Last year, during the second week of camp, NYC had a heat wave. It was 102 degrees outside. I am not exaggerating, go Google it if you don't believe me. It was 102 degrees outside, which meant it was 101 in the dojo. (Fans, We had fans.) Matthew filled a bucket with ice water and some towels and the kids walked around with their heads wrapped like the dojo was the trauma center in some old war movie. We stuck an AC in the women's changing room, threw some Legos in there, and called it the "cool room".

Camp was a huge success anyway. The kids had a fantastic time. I was the only one who was completely stressed out, constantly chasing them around with cups of water: "DRINK this! Drink it or you'll DIE!!". 

Barring an accidental space shuttle launch, I predict this year's camp will be a bit easier.

Still, do not expect much from me for the rest of the month, except a few half-assed Facebook posts and the occasional photo of some cute kids grappling.

Communication blackout.

You can do it Catherine!

Thursday, July 3, 2014

The Day I Quit Jiu-Jitsu

Tuesday was graduation day, my last scheduled session of physical therapy. That does not mean I am all better. I still have to continue doing the exercises on my own in order to make a full recovery, and more importantly to ensure that I do not re-injure myself. I just no longer need to do them in her office. 

In general I am a gym-hater, but I adored physical therapy! I loved the predictability of my twice a week appointments, which started with a bunch of neck and shoulder strengthening and ended with some spinal manipulation and a trigger point message. I loved chatting with my therapist, who is named Alyssa and is awesome! I even learned to love those stupid chin tucks.

At the end of my session yesterday, Alyssa showed me a model of the cervical spine and explained again exactly what a herniated disc is. (For more detail feel free to review my previous "jelly donut" post.) She told me what to do if I started to feel pain again. She signed off on my return to grappling, provided I promised to be careful. When she asked me how I felt about being done with her I stuck out my tongue like a pouty five year old.

"I feel like the minute I walk out of this gym my head is going to fall right off my shoulders."

I know that it is not Alyssa at Equinox that has made my neck improve. Or at least, it is not any kind of magic in her fingers; rather, it is simply her series of exercises (all of which I can do on my own) and time, that have helped me. But I still feel cut loose, afraid of my freedom, drifting around randomly in the ocean of neck cranks and triangle chokes.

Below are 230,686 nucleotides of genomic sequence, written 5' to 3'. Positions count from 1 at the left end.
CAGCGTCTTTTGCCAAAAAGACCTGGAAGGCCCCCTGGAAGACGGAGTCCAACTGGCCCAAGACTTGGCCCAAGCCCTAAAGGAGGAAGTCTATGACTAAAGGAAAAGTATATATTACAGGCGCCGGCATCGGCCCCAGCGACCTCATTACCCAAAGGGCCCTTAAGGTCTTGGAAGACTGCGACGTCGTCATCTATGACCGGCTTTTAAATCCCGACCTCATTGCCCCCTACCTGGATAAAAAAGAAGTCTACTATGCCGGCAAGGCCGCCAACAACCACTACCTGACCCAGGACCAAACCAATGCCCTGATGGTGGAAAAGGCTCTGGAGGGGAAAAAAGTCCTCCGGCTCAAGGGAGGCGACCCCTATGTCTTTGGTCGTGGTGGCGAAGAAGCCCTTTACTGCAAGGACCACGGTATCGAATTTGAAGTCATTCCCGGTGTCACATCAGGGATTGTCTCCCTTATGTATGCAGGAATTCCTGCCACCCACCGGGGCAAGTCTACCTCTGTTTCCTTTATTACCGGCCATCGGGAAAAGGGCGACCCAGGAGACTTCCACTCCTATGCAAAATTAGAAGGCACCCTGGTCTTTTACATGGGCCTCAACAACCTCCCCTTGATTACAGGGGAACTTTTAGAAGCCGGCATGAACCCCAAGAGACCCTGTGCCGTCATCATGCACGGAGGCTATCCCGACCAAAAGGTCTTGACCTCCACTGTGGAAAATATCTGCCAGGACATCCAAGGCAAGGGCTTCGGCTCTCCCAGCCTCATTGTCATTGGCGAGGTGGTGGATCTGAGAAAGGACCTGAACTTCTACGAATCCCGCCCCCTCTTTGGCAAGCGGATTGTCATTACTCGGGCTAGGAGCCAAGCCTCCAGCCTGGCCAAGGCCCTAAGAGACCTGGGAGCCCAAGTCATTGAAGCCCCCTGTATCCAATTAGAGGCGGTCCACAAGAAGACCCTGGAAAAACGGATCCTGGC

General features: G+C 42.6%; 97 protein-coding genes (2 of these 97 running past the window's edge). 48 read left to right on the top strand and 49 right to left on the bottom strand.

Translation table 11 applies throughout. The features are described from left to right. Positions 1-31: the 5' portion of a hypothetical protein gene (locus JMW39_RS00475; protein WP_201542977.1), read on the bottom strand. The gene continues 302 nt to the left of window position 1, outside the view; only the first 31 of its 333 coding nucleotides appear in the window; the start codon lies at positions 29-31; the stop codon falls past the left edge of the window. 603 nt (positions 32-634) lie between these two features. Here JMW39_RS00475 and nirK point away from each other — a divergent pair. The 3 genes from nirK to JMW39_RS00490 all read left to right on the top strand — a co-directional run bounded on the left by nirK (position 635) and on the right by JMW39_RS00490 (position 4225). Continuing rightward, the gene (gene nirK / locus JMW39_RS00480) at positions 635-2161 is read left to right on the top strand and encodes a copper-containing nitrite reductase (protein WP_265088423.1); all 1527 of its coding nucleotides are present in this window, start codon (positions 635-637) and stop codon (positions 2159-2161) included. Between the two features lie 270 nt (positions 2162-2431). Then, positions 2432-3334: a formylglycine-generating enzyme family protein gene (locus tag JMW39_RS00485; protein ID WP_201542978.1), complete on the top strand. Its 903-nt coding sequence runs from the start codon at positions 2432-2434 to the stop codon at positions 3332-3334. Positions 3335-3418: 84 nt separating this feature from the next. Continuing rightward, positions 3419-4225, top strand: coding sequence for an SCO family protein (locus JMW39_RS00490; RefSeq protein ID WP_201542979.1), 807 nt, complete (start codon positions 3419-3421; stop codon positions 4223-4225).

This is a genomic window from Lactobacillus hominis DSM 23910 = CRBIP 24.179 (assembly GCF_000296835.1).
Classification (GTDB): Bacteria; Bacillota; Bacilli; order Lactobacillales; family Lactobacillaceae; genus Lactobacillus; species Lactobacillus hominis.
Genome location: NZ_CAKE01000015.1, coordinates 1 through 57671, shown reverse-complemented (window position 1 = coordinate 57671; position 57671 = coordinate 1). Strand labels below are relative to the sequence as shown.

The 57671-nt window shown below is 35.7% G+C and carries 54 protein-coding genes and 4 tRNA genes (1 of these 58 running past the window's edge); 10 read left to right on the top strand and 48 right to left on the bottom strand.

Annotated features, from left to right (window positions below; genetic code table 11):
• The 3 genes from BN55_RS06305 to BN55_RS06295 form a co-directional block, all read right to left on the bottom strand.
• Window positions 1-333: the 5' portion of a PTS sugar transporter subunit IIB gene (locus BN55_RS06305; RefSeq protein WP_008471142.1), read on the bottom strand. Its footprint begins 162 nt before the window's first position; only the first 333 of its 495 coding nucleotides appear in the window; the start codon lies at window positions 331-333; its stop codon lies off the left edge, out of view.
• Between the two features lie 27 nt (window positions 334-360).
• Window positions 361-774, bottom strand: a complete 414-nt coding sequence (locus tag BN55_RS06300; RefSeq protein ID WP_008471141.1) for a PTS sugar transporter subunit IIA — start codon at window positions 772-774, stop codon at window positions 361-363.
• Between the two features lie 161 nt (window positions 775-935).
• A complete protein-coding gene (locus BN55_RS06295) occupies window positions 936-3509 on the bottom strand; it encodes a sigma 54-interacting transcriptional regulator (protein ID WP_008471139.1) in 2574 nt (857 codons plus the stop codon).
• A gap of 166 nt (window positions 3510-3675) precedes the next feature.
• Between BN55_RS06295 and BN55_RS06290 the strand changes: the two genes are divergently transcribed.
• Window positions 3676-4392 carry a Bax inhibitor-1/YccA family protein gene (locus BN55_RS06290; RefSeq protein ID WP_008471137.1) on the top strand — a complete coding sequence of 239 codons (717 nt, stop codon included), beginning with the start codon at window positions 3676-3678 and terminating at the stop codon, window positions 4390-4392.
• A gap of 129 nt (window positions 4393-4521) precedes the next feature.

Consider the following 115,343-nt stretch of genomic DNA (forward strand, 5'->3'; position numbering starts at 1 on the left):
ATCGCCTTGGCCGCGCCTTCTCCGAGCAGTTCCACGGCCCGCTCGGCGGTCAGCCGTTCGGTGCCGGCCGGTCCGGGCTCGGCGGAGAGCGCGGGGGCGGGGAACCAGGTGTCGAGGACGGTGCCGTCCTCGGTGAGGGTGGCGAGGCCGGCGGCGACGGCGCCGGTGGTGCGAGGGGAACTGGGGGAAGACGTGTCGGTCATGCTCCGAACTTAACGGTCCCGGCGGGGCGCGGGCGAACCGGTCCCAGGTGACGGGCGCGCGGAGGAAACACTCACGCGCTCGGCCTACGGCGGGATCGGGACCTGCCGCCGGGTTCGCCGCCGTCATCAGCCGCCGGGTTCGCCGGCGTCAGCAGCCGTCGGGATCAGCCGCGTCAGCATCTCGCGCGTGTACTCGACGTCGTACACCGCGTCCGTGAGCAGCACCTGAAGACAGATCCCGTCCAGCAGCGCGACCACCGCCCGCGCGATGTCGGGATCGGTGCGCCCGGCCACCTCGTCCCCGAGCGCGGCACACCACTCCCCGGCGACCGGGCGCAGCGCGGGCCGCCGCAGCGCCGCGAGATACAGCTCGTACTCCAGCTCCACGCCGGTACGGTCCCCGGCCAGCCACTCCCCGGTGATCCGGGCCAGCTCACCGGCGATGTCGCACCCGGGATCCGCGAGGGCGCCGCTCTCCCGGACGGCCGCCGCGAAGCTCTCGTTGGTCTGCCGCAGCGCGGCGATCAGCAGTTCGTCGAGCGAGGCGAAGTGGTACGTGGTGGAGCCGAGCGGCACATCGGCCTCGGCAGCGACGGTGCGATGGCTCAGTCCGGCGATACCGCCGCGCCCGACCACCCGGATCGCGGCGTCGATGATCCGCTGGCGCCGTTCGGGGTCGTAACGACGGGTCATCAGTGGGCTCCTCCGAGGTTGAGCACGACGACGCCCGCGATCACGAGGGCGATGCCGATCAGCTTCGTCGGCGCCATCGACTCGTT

In other words, if it were free, I think I would go to PT forever.

I injured myself some time around early-April, right after my husband tore some rib cartilage. He was out of class for a week and a half.  I went back to BJJ last week. This comparison does not matter really; I am not competing with him for who can recover from injury faster. It is just one piece of the story.

Some time in early June, Matthew came home from BJJ all excited. He had had a great class, one where he really felt in control. All his movements felt smooth and strong. Oh, and there was that one tap he got on a black belt! That was kind of cool too.

About halfway through his story I realized that I was only half listening. The other half was stomping around, throwing a toddlerish tantrum that, if it were real, would have sounded something like this: "I WAAAAANT TO GOOOOOOO TO JIU-JIIIITSUUUUUU!"

Over the next week or so, whenever the subject of training came up, I would feel angry. I started making up reasons to hate my BJJ school. I complained that no one had called me to see how I was doing. (True, but there were multiple Facebook conversations.) I berated my teachers for not being more involved in the rolling part of class. (A fact which had nothing to do with me getting hurt.) I made fun of all the new spazzy white belts. (Well...yeah...some of them are kind of spazzy...) I worried that I would never be able to train without re-injuring my neck. I hated everyone who did jiu-jitsu and it was on the tip of my tongue to ask my husband to please stop telling me his BJJ success stories.

Then, I quit.

I do not mean that I called my school and told them I would not be returning. But in my mind, I went from being a BJJ student, to not being one. Now I did not care how many black belts Matthew tapped, I was done with all that. Clearly this martial art was not for me anymore.  And it was fine. I still had karate. Maybe I would find something else to do with my weekdays. Tai chi perhaps. Or Nia, whatever that is.